He offered to ``go all the way'' against the two, but wanted immunity from prosecution and protection for himself and his family, according to the FBI report. A member of the Winter Hill gang who had frequent dealings with Bulger and Flemmi, Halloran told a tale of murder and mayhem.

    For openers, he described how he dropped off South Boston bookmaker Louis Litif at Triple O's tavern on April 12, 1980, for an after-hours meeting with Bulger. Moments later, Halloran said, he watched as Bulger and an associate lugged Litif's plastic-wrapped body out the back door of the South Boston bar and dumped it into the trunk of Litif's new Lincoln. The car and the body were later found in the South End.

    Then Halloran moved on to another bloody murder scene, this one in Oklahoma. He claimed he could help solve the shooting death of millionaire Roger Wheeler, the Telex Corp. chairman who was shot to death on May 27, 1981, outside an exclusive Tulsa country club.

    Wheeler had bought World Jai Alai (WJA) three years earlier and suspected Somerville's Winter Hill gang of skimming profits from the company's operation in Connecticut.

    Halloran claimed that his friend, John Callahan, former president of WJA, summoned him to a meeting with Bulger and Flemmi in January 1981 at Callahan's Boston waterfront apartment.

    Halloran said Callahan asked him to murder Wheeler, who suspected that employees who remained loyal to Callahan were doing the skimming. Later, Halloran said, Callahan told him he wasn't needed and the murder was carried out by Bulger, Flemmi, and John Martorano.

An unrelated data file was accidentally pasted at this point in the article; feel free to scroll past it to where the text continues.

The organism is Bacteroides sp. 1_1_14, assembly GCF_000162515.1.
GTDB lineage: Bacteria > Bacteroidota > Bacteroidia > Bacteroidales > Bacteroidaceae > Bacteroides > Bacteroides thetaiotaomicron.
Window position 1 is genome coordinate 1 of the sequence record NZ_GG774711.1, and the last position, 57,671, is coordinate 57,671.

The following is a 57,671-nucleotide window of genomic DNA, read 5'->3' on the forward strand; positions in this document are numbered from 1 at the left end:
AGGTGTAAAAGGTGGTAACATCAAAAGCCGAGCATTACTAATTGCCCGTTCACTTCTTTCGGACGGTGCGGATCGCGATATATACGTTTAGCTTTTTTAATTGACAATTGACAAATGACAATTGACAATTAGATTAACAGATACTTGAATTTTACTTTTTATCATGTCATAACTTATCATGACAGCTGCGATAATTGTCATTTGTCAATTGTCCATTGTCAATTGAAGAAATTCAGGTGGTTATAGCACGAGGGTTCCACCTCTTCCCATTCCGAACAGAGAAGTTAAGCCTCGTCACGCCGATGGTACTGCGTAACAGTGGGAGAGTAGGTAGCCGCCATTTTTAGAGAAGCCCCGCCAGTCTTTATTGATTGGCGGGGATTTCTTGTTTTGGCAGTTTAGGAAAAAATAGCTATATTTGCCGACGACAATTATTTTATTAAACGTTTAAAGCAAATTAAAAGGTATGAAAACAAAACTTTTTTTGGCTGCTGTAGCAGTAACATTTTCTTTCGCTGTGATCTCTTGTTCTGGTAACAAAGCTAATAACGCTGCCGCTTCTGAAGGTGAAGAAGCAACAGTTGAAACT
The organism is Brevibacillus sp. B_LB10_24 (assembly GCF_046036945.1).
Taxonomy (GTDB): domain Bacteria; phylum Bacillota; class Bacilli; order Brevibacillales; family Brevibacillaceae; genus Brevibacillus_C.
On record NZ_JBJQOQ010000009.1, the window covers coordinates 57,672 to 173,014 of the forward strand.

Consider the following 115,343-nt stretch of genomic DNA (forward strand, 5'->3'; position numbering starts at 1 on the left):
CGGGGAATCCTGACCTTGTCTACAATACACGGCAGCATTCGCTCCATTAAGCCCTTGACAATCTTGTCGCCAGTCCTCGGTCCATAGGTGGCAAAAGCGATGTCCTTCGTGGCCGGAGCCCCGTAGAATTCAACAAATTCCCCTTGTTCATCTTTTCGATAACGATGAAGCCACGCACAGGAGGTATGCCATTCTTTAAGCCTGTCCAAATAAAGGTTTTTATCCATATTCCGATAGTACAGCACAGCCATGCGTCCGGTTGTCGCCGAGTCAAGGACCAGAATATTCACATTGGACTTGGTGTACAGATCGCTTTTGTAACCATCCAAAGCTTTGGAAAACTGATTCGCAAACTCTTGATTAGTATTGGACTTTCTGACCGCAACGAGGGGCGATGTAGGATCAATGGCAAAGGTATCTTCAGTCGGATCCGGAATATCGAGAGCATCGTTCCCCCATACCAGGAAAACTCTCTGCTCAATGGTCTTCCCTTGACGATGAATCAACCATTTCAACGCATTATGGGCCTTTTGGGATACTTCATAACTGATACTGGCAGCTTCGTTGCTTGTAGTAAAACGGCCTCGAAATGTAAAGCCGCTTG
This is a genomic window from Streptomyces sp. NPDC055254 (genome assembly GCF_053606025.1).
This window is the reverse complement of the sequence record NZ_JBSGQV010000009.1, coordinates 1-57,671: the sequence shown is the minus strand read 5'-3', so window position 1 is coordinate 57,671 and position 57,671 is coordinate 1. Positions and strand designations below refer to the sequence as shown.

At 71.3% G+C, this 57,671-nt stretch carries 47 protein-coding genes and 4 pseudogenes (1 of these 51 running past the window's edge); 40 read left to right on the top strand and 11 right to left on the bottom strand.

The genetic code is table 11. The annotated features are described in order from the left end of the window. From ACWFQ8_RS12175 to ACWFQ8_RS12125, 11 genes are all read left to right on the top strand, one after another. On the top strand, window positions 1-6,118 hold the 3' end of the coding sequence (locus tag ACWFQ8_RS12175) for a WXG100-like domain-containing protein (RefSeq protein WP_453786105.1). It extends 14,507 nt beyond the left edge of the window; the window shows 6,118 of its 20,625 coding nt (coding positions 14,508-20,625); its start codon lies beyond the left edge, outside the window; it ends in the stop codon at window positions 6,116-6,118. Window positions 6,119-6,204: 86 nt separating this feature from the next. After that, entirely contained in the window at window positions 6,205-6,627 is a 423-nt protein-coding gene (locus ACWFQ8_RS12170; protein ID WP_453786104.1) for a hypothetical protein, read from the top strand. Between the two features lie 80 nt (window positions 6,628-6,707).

Despite the significance of Halloran's account, authorities in Oklahoma say the FBI in Boston never shared it with them.

    Instead, FBI agent Morris said he passed along word to Connolly that Halloran was cooperating with another squad in the FBI against his two prized informants.

    Morris testified that Connolly then told Bulger and Flemmi that Halloran had implicated them in Wheeler's murder, prompting Connolly to file an informant report from Bulger arguing that ``there was no way that they would have been involved with Halloran in connection with anything, let alone murder.''

    Ultimately, the FBI, along with Strike Force Chief O'Sullivan, concluded that Halloran was unreliable and turned him away from an FBI safe house on Cape Cod.

    Weeks later, on May 11, 1982, Halloran was gunned down as he left a bar on Northern Avenue in South Boston.

    Callahan, being sought for questioning as a potential witness in the Halloran and Wheeler slayings, was found murdered three months later in Miami.

    In a recent interview, Connolly said he ``absolutely never'' told Bulger and Flemmi that Halloran had turned FBI informant against them before he was killed. Connolly said he filed reports before Halloran's death noting that Bulger claimed the Mafia was going to kill Halloran.

    The fallout from the investigation spread within the FBI, as agents in Oklahoma City and Miami accused the Boston office of stonewalling about Wheeler and Halloran.

    The distrust spilled over into the Boston office, as the agent assigned to the Wheeler case accused Connolly of ``rifling'' his file and leaking information to Bulger and Flemmi that would help them establish alibis. Connolly vehemently denies the charge.